(Reuters) -The Russian central bank said it will suspend the buying of gold from banks from Tuesday to meet increased demand for the precious metal from households, its latest attempt to weather the storm on Russian markets in the face of Western sanctions.
"Currently, households' demand for buying physical gold in bars has increased, driven, in particular, by the abolition of value-added tax on these operations," the central bank said in a statement.
The central bank raised the key rate to 20% from 9.5% on Feb. 28 as the rouble crashed to record lows and people rushed to withdraw money from banks after the West imposed unprecedented sanctions against Russia for what the Kremlin calls a "special operation" to disarm Ukraine.
The central bank, which will next meet on rates on Friday, has also been holding daily repo auctions as lending institutions scramble to manage their liquidity.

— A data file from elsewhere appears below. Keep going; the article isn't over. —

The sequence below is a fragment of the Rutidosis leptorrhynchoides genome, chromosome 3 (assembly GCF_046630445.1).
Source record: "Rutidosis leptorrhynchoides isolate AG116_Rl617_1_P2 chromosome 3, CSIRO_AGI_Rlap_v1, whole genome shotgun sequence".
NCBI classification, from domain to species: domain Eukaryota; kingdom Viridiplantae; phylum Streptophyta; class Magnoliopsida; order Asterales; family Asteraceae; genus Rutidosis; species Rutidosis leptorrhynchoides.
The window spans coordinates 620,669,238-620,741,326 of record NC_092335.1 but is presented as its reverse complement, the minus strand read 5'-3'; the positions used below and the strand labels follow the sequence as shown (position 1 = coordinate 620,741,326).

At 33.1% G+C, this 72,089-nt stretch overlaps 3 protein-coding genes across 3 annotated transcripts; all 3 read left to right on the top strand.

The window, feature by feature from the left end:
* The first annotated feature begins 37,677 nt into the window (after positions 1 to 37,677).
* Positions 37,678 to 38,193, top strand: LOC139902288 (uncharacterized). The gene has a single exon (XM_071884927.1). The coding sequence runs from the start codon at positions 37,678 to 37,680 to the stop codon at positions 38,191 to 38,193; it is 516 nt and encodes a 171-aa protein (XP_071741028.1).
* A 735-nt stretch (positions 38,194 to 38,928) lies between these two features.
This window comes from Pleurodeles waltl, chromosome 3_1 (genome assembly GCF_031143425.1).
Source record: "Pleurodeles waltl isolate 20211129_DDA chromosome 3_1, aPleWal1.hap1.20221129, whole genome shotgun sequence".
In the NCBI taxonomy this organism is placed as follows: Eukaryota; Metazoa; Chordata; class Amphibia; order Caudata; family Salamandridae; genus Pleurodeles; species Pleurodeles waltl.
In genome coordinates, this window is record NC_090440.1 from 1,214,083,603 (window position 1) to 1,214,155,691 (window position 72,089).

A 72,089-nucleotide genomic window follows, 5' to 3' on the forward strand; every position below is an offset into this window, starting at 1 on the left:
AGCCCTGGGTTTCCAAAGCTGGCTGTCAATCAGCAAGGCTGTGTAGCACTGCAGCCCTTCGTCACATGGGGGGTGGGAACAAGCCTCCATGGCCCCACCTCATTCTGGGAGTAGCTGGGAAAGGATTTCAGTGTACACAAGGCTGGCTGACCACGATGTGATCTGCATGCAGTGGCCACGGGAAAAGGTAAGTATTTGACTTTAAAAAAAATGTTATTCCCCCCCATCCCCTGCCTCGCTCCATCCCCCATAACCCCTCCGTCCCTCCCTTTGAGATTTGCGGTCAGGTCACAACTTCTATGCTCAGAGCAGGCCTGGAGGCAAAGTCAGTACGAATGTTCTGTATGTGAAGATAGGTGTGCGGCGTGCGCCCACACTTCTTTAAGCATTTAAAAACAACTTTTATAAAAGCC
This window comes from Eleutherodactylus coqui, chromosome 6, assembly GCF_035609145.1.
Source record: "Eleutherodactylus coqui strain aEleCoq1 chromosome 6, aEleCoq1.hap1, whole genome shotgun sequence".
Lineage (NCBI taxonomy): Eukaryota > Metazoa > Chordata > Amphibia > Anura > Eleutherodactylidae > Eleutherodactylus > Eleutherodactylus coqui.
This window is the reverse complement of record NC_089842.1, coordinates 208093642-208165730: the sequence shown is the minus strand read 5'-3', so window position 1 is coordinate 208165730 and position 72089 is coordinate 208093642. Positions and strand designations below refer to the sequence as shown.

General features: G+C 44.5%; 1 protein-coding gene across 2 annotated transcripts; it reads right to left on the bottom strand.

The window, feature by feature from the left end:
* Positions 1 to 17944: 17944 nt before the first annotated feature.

The bank said it would suspend its gold purchases from banks from March 15, without saying how long the change would last.
Sanctions have cut Russia off from key parts of global financial markets and have frozen nearly half of the country's $640 billion gold and foreign exchange reserves, triggering the worst economic crisis since the 1991 fall of the Soviet Union.
Analysts from VTB Bank said the central bank's decision looked logical, given the loss of access to $300 billion of its reserves meant the share of gold in available reserves had risen to 40% from 21%.
"With the goal of diversifying the central bank's reserves, at the moment there is no sense in building up reserves in gold," VTB analysts said.
They added that the banking sector's structural liquidity deficit had narrowed to less than 4 trillion roubles ($36 billion) by the start of this week from a record 7 trillion roubles, meaning the acute phase of liquidity deficit has passed.
In this situation, it no longer made sense for the central bank to buy gold from banks to maintain liquidity, VTB said.
BCS analysts said citizens buying precious metals would help reduce the amount of cash flooding the economy, also helping banks' liquidity.
($1 = 111.0170 roubles)
(Reporting by Reuters; Editing by Emelia Sithole-Matarise)